SKOWHEGAN — State education officials and the local school board have approved a borrowing package of up to about $2 million for a biomass boiler system to heat Skowhegan Area High School and nearby Bloomfield Elementary School.

The heating system would burn wood pellets to warm the estimated 850 students at the high school and the 380 students at the elementary school, switching from the high cost of oil to renewable energy, School Administrative District 54 Superintendent Brent Colbry said.

It’s heat that would be made in Maine, he said.

“We started this process a couple of years ago, trying to look toward renewable and biomass to see if was feasible,” Colbry said. “The board came to the conclusion we needed to move toward an alternative energy source; it’s been unanimous.”

He said the board hired engineers and looked into wind power, geothermal, biomass, wood chip and wood pellets. They landed on wood pellets, he said.

Under the work plan, which is to begin next April and be completed by the end of October, there would be a boiler installed in the basement of the high school, with a loop feeding hot water to the heating system at the elementary school. A plan to link the middle school to the heating system has been set aside for now, Colbry said, but could be revisited later.

“We’ll burn a little bit of oil during the shoulder seasons, in the spring and the fall, but the vast majority of the oil will be gone,” Colbry said. “In the first year, the savings would be somewhere between 20 and 30 percent. It’s a hedge against the increased cost of oil.”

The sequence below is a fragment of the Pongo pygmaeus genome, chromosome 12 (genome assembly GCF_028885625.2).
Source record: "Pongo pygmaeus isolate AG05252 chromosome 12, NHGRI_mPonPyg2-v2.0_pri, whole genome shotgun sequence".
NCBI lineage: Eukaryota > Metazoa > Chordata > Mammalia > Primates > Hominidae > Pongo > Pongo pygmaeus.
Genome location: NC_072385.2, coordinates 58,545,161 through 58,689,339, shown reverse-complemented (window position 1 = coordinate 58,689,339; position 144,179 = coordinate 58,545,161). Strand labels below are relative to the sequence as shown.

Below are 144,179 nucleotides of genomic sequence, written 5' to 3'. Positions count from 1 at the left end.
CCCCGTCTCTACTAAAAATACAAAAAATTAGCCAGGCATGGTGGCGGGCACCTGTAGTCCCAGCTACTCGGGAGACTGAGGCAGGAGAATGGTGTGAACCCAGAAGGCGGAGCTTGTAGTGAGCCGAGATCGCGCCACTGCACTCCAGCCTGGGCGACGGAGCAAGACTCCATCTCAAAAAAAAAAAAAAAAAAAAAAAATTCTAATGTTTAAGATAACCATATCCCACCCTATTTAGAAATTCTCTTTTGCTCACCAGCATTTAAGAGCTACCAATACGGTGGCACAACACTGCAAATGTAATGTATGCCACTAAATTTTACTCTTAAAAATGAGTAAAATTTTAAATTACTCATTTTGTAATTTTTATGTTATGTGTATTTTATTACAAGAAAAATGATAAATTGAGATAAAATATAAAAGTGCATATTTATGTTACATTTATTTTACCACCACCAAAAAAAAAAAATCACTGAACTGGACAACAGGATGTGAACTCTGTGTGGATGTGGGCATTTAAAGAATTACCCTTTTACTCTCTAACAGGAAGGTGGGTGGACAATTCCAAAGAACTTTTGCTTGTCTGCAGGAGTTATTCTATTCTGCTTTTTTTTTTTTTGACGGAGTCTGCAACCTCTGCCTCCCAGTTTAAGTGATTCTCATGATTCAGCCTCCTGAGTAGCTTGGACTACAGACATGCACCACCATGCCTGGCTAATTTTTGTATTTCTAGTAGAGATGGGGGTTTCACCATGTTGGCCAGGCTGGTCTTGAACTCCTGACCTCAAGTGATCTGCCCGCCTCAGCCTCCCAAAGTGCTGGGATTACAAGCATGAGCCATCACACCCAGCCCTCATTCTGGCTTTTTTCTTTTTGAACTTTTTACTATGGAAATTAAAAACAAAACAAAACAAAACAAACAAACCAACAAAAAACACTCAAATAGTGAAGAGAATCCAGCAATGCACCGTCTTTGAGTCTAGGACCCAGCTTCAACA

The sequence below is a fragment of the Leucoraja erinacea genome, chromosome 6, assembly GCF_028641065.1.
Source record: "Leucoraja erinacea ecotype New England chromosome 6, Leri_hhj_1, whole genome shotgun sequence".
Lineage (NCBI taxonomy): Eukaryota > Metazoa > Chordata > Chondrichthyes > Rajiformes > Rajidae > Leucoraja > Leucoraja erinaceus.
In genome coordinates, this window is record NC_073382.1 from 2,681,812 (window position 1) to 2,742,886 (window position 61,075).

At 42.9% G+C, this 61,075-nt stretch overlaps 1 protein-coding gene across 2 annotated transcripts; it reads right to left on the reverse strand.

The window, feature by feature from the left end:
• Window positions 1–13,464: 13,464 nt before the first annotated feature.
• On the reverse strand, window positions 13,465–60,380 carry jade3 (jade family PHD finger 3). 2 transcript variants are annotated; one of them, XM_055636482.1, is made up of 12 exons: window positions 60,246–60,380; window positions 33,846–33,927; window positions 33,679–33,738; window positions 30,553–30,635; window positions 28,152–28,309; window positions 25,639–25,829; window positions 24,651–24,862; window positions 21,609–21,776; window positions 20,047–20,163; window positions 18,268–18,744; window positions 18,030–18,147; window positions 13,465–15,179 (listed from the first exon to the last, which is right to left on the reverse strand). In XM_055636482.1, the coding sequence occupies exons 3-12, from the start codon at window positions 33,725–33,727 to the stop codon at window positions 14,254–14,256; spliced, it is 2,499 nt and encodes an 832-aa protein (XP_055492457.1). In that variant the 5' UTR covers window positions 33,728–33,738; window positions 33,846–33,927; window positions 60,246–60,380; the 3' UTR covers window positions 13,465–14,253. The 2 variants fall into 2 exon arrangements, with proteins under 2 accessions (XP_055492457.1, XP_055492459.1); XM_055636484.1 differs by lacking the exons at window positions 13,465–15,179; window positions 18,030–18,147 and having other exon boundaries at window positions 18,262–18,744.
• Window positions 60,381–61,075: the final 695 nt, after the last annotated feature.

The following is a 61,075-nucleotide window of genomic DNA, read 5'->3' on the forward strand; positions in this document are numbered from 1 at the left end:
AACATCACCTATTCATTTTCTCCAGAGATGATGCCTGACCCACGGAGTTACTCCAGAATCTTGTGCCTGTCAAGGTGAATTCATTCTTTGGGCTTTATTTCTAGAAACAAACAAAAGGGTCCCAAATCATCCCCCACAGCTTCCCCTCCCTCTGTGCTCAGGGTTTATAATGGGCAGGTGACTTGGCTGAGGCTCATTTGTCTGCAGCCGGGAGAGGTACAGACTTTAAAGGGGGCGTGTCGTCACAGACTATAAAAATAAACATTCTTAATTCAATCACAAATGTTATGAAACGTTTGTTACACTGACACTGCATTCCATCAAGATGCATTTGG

Colbry said calculations are based on $3.50 per gallon of No. 2 home heating oil.

The project is being financed by the federal Qualified School Construction Bond for a lease/purchase of the boiler. The overall cost of the system is about $1.5 million. Borrowing will be at zero percent interest over 14-16 years, with annual payments of about $90,000.

At the high school alone, the district is paying for about 50,000 gallons of heating oil per year at a cost of about $175,00, he said. At Bloomfield Elementary School, another 28,000 gallons of oil is burned, for a total cost approaching $275,000.

The cost annually for wood pellets would be about $90,000 for both buildings, Colbry said. Combine that cost with the annual payment on the bond and the total comes to $180,000, well short of current expenses, he said.

Phillips-based School Administrative District 58, in Franklin County, has also installed biomass boilers in recent years at its high school in Salem Township and at elementary schools in Kingfield, Phillips and Strong.

State officials and federal agencies supported the effort, touting the district in 2010 as a leader in a push for energy alternatives that tap renewable sources while promoting industries within the state, such as logging and wood pellet mills.

For the school district’s budget, the switch from oil to wood pellets has meant heating costs are being cut in half, according to a published report.

In Anson-based SAD 74, the district’s four schools are in the process of converting from oil-fueled boilers to wood-pellet ones, for a minimum net savings each year of $70,000, Superintendent Ken Coville said in July.

The project at Garret Schenck School, Carrabec Community School and Carrabec High School, all in Anson, and Solon Elementary School, will likely cost up to $750,000. It will be paid for in part by a 15-year school construction bond at zero-percent interest, Coville said.

Colbry added that the oil-burning boiler at the high school was installed when the building was constructed 45 or 50 years ago. A new wood-pellet system would take the stress off the aging boiler. He said the system change does not have to go to a public vote in the towns of SAD 54 because it is a lease and purchase project, not a traditional bond issue.

Doug Harlow — 612-2367

[email protected]


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